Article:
It’s interesting how you mention the unhealthy vegan food options that are so readily available now.
Antonino: I think that’s the easiest way of attracting people, if it’s pleasure or indulgence.
Albert: When I post a healthy dish [on Instagram] I don’t get many likes, but then I’ll post a vegan doner kebab and I’ll get 700 likes. That’s why there’s so much vegan junk food everywhere you go, there’s burgers, chips, mac‘n’cheese, pizza. It’s to attract non-vegans as well as feeding a vegan’s indulgent side.
Antonino: It’s also because of the fact that from the beginning veganism has been attached to the raw broccoli stereotype.
Albert: Yes, and that vegans eat grass.
Antonino: Exactly, but with junk food they’re saying no, actually you can have tasteful food, you don’t have to eat just broccoli if you’re vegan. That’s why I guess it’s a much more popular choice.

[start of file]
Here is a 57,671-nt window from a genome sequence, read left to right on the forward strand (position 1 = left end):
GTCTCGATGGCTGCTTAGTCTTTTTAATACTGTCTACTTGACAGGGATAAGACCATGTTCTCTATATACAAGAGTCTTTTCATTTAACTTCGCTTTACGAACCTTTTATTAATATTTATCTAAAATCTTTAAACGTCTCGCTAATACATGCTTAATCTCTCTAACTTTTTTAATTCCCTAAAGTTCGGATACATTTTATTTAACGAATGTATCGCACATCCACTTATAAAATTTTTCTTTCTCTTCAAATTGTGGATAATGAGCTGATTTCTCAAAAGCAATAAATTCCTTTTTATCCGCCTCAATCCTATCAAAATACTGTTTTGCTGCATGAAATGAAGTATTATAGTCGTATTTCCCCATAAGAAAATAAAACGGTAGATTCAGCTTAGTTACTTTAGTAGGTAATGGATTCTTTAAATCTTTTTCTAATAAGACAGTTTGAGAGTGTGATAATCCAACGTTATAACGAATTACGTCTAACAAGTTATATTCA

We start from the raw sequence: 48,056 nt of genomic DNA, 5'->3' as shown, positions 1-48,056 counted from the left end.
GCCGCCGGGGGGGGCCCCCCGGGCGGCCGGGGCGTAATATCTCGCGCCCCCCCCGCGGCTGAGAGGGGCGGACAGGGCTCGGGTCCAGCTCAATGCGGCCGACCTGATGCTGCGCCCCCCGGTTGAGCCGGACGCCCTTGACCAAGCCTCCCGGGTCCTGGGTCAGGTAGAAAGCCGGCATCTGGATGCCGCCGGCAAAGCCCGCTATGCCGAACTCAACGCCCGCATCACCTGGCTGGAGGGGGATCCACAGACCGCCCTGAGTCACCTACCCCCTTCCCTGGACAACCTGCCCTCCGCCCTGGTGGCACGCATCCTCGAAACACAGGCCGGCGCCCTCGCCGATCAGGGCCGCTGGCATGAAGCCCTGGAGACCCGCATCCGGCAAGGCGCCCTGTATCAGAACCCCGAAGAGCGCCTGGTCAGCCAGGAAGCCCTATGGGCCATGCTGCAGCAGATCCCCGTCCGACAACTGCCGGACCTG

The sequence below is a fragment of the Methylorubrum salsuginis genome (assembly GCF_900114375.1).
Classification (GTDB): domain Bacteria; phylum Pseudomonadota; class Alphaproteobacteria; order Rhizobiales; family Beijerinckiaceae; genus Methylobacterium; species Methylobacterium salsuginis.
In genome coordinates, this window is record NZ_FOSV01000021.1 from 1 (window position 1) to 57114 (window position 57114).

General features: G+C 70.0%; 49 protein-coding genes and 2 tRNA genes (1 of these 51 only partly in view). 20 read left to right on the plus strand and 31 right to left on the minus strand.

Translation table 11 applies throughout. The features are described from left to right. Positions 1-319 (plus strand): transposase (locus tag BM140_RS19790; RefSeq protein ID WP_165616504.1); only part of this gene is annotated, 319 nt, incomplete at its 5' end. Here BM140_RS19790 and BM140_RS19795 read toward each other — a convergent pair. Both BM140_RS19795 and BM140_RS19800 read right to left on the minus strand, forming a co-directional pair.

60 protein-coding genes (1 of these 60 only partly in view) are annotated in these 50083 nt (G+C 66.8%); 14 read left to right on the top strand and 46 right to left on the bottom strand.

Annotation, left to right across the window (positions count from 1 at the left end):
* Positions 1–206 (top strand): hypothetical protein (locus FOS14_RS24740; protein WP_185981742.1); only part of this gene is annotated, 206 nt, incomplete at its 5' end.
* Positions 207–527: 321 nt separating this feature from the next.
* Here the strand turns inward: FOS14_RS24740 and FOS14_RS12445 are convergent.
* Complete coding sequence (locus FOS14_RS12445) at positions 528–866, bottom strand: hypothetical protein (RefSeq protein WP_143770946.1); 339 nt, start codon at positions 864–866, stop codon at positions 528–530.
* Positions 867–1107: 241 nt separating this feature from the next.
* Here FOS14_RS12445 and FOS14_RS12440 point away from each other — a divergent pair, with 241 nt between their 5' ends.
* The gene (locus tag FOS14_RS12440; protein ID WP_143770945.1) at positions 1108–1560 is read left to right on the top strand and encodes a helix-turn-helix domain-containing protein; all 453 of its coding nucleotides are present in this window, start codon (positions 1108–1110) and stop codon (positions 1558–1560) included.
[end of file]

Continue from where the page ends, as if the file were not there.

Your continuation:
I also wanted to ask about the personal aspect of the film, your [Albert’s] son makes a prominent appearance in it, is he vegan?
Albert: I would say now he’s vegan, 99% of the time because we feed him. He understands a lot, but if he wants to have ice-cream I’m not going to limit him to be honest.